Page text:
In my painting, I am influenced by street art. I paint objects, people, animals, and abstract forms. I use color and form to communicate mood, to convey emotion, to express feeling. I usually paint people, animals, and objects disentangled from their usual environments. I find this isolation highlights their intrinsic human made or natural beauty. Iconic cultural, social, and religious images, outside of their expected surroundings, are freed to be reconsidered and reinterpreted. I seek to provoke thought with unusual or unexpected compositions. My work is political, religious, and spiritual; rooted in the human experience. My work at times prods viewers to discomfort and at others generates a smile, it is rarely neutral. My pieces are usually open ended. In many ways each piece is completed with the viewer’s experience. I am keen to explore my connection with the viewer through my work.
Title: “Amerika” found objects, plastic bank, doll arms, lowercase letter, flag wood base,
14” w x 10.75” H x 7” D, 2016, $550.00
My work explores the world of the lost object: obsolete, cast off, and discarded.I take the objects found from the past that have lost their usefulness, and combine and alter them in such a way that they rise up, like a phoenix from the ashes ﬁnding a new language, new meaning and a new form.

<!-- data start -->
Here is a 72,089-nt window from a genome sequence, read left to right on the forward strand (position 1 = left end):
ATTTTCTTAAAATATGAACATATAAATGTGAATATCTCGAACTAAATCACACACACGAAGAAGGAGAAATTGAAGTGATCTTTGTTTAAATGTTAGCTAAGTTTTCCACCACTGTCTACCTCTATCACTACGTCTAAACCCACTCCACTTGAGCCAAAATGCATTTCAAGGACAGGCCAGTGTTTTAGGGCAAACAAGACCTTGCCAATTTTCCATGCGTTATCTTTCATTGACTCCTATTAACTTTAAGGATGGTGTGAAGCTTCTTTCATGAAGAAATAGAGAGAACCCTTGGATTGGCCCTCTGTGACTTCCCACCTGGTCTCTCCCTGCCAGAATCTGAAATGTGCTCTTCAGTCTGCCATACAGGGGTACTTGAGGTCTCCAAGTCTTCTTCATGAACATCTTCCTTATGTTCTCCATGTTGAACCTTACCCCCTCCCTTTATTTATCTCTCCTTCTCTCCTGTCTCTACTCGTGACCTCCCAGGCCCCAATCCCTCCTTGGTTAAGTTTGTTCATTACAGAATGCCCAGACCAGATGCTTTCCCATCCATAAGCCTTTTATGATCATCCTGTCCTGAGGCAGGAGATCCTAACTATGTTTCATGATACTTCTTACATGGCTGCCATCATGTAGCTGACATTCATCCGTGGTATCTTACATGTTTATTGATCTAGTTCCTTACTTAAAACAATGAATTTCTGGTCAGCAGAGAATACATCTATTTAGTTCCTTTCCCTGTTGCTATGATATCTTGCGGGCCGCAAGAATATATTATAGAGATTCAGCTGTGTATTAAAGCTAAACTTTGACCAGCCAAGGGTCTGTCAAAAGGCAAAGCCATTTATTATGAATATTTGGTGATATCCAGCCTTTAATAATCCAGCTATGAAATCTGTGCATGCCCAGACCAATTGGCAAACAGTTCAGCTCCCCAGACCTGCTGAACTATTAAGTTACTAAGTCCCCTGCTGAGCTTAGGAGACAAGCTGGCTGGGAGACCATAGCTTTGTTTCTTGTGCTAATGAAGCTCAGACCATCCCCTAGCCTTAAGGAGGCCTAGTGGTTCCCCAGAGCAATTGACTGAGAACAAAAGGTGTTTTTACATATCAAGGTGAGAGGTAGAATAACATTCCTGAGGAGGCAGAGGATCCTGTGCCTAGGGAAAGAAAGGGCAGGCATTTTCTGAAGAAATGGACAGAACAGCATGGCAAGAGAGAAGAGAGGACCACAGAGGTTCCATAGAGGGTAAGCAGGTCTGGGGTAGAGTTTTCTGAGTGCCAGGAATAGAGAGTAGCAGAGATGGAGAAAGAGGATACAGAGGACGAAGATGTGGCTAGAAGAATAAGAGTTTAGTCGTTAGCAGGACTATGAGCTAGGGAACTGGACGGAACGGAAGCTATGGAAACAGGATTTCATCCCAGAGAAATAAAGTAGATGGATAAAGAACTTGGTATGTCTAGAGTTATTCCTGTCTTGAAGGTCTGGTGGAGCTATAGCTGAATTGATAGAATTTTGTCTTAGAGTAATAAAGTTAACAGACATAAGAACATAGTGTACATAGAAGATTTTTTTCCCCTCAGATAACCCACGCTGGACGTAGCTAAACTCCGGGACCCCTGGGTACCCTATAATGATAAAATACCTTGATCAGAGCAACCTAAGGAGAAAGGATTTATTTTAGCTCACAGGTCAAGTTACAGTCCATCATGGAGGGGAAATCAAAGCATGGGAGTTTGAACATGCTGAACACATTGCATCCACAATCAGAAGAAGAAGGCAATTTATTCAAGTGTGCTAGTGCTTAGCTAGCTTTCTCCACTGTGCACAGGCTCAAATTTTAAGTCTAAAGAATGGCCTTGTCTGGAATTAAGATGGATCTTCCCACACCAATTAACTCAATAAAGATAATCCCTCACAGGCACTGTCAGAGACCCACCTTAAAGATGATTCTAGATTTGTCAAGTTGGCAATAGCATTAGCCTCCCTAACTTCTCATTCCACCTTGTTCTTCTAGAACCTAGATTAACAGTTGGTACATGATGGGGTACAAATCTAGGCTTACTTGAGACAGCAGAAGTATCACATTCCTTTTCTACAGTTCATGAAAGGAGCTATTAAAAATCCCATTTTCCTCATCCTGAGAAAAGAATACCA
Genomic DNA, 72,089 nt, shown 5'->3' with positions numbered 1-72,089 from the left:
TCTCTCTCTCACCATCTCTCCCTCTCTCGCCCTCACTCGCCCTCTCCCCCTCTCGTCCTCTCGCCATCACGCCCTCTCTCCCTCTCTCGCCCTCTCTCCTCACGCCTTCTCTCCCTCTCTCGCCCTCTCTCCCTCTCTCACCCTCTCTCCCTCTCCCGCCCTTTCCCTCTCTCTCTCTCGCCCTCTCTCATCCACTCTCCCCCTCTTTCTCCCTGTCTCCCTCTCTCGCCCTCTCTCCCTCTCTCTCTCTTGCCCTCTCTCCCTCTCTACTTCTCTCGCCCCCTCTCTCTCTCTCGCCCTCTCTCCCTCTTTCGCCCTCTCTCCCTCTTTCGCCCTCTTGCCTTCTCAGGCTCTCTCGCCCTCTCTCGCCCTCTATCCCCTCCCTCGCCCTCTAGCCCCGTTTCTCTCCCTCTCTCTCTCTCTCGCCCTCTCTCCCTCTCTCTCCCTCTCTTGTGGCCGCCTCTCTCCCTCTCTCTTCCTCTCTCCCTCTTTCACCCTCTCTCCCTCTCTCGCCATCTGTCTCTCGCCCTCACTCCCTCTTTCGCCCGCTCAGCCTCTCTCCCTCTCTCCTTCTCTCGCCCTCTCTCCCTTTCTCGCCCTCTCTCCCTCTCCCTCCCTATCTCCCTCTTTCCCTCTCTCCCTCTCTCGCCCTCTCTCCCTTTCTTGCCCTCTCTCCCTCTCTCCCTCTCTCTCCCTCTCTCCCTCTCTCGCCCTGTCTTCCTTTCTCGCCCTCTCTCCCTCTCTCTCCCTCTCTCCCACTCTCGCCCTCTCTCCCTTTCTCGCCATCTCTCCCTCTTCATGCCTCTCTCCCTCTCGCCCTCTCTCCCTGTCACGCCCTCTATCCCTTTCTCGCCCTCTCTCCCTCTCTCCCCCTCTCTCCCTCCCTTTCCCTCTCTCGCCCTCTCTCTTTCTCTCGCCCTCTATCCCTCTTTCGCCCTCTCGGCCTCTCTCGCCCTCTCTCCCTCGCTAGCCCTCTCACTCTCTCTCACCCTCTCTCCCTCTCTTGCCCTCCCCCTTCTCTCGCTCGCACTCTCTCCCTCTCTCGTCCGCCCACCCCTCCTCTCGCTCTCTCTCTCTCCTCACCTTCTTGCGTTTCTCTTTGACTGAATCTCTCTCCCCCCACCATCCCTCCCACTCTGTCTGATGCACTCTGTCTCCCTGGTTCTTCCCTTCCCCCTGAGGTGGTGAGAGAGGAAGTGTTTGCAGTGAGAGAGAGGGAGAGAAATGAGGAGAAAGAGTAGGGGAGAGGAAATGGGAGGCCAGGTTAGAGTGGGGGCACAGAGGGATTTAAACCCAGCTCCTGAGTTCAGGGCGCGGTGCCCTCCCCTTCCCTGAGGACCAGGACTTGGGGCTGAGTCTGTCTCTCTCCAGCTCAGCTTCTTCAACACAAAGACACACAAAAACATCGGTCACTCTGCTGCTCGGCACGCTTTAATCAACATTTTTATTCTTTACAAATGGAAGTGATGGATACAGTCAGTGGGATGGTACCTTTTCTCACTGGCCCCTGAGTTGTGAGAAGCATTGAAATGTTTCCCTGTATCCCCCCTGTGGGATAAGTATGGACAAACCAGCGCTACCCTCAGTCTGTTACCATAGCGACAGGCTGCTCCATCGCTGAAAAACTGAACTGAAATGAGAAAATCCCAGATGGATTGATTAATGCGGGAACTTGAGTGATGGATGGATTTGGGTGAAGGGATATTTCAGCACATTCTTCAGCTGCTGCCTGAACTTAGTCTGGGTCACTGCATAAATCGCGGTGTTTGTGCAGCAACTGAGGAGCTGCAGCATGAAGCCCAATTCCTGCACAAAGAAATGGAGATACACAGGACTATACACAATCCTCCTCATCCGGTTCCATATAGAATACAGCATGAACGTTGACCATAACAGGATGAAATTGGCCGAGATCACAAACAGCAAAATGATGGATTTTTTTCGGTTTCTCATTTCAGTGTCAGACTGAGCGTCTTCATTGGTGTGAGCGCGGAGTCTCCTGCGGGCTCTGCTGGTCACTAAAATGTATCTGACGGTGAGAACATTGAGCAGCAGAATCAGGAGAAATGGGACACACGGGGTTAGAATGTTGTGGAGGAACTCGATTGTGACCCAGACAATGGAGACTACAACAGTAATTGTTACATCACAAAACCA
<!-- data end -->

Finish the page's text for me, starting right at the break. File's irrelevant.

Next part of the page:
Title: “Honest Abe” media : many pieces of duct tape, 18” W x 20” H, 2016, $750.00
My work can be made from thousands of pieces of duct tape. My pieces can take up to hundreds of hours to complete, as I very carefully and delicately cut and place each piece of tape down, the piece then has a sealant over it to preserve it. My work has won numerous awards including four People’s Choice awards. I also have pieces in Ripley’s Believe It or Not Museums. My duct tape artwork is completely unique and continually expands the frontier of experimental art. Other than portraits, I do landscapes, cityscapes, and animals and objects.
1 View West: Alexander Hamilton, 2014 oil on panel 10 x 10 inches $1,000
2 View East: Aaron Burr, 2014 oil on panel 10 x 10 inches $1,000
I explore the dynamics of power, class and social identity by using painting to reconfigure historical moments in American history. Social characters interact in a field of culture, vying for status and prestige within intersecting groups. I am interested in how we personally identify with characters and “types”, particularly the magnetic celebrities that are so prevalent in contemporary America. I choose figures whose stories exemplify the function of identity in groups, and resulting friction between groups, which is often considered “tribal”. After extensive preliminary research I will often paint them in a purposefully simple or direct way that evokes folk painting as well as American Regionalists. I aim to create works that embody the contradictions in human nature that most relate to social authority and class relations, and to raise paradoxical questions about social equality. The Beer Summit is a painting based on heavy research into the 2009 event with the same name, and the surrounding circumstances, from the arrest of Harvard Professor Henry Louis Gates, to President Obama’s inadvertently controversial comments that the arresting officer had “acted stupidly”, to the subsequent reaffirmation of male identity during the Rose Garden “Beer Summit”. As I learned through research that each participant was a “Jr.” and has family ties to Ireland, the painting developed into a multi-generational story of the human experience, albeit one where women were consciously excluded.